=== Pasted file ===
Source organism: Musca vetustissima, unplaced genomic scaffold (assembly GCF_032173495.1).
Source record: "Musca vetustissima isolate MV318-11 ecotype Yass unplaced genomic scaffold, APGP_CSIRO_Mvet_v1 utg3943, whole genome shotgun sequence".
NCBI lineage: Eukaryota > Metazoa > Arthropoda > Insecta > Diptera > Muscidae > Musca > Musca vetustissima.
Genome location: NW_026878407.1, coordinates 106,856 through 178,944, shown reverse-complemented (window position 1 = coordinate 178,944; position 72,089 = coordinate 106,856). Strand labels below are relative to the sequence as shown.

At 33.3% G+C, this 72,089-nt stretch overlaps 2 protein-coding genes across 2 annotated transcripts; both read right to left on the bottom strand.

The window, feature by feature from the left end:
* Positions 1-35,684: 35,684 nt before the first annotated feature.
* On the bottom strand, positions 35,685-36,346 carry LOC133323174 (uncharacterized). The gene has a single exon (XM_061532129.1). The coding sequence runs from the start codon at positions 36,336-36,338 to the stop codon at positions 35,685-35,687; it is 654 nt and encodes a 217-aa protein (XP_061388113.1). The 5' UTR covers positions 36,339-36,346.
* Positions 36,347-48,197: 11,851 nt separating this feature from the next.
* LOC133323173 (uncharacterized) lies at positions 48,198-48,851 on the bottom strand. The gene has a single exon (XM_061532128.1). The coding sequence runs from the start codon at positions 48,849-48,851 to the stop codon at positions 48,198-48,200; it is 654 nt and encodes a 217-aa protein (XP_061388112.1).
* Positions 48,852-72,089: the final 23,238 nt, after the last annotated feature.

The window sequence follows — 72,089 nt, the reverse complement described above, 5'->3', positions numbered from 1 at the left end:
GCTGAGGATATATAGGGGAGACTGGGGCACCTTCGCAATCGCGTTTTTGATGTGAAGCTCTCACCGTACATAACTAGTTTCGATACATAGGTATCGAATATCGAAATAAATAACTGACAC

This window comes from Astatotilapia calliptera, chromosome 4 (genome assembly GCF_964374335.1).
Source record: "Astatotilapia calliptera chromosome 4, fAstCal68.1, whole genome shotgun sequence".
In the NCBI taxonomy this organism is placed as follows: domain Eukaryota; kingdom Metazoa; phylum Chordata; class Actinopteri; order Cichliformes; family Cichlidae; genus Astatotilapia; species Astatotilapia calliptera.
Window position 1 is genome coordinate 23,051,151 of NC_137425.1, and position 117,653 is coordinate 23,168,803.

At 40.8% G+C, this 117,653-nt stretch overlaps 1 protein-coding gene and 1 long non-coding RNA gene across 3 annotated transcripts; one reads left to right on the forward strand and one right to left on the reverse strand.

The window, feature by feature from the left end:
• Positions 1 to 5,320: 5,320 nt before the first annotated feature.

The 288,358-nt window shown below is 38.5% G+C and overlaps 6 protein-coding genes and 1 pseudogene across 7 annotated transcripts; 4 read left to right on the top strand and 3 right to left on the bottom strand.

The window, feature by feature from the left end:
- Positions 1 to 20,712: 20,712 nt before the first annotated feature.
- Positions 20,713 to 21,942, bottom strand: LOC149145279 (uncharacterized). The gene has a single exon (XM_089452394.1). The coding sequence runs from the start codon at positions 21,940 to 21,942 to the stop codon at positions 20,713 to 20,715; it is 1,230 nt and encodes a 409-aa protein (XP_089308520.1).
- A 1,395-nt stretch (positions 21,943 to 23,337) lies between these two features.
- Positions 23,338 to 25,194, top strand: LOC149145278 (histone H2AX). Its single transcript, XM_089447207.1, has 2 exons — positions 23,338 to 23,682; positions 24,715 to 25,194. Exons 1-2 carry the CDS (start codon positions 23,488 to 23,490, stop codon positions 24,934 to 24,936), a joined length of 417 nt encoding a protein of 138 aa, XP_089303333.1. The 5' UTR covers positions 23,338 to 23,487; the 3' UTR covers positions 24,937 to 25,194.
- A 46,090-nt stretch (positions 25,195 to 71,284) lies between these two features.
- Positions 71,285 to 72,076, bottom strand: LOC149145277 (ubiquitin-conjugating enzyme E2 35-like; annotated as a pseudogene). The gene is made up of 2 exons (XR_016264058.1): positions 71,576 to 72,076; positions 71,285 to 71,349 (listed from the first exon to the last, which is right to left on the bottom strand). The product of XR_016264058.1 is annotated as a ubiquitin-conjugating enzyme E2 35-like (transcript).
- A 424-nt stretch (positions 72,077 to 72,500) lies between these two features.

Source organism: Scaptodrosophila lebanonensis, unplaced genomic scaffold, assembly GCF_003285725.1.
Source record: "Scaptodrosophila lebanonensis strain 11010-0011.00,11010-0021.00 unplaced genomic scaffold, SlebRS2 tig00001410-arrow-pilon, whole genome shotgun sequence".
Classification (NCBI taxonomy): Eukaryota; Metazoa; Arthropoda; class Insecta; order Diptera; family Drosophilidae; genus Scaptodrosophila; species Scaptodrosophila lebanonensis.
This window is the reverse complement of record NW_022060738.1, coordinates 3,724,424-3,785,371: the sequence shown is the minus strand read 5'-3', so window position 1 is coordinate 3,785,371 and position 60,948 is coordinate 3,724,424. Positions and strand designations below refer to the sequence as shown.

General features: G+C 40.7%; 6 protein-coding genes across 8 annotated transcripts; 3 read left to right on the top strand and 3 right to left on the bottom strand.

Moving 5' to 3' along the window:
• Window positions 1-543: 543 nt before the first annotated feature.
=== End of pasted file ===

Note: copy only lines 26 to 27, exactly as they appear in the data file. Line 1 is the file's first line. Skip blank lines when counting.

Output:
- Positions 23,338 to 25,194, top strand: LOC149145278 (histone H2AX). Its single transcript, XM_089447207.1, has 2 exons — positions 23,338 to 23,682; positions 24,715 to 25,194. Exons 1-2 carry the CDS (start codon positions 23,488 to 23,490, stop codon positions 24,934 to 24,936), a joined length of 417 nt encoding a protein of 138 aa, XP_089303333.1. The 5' UTR covers positions 23,338 to 23,487; the 3' UTR covers positions 24,937 to 25,194.
- A 46,090-nt stretch (positions 25,195 to 71,284) lies between these two features.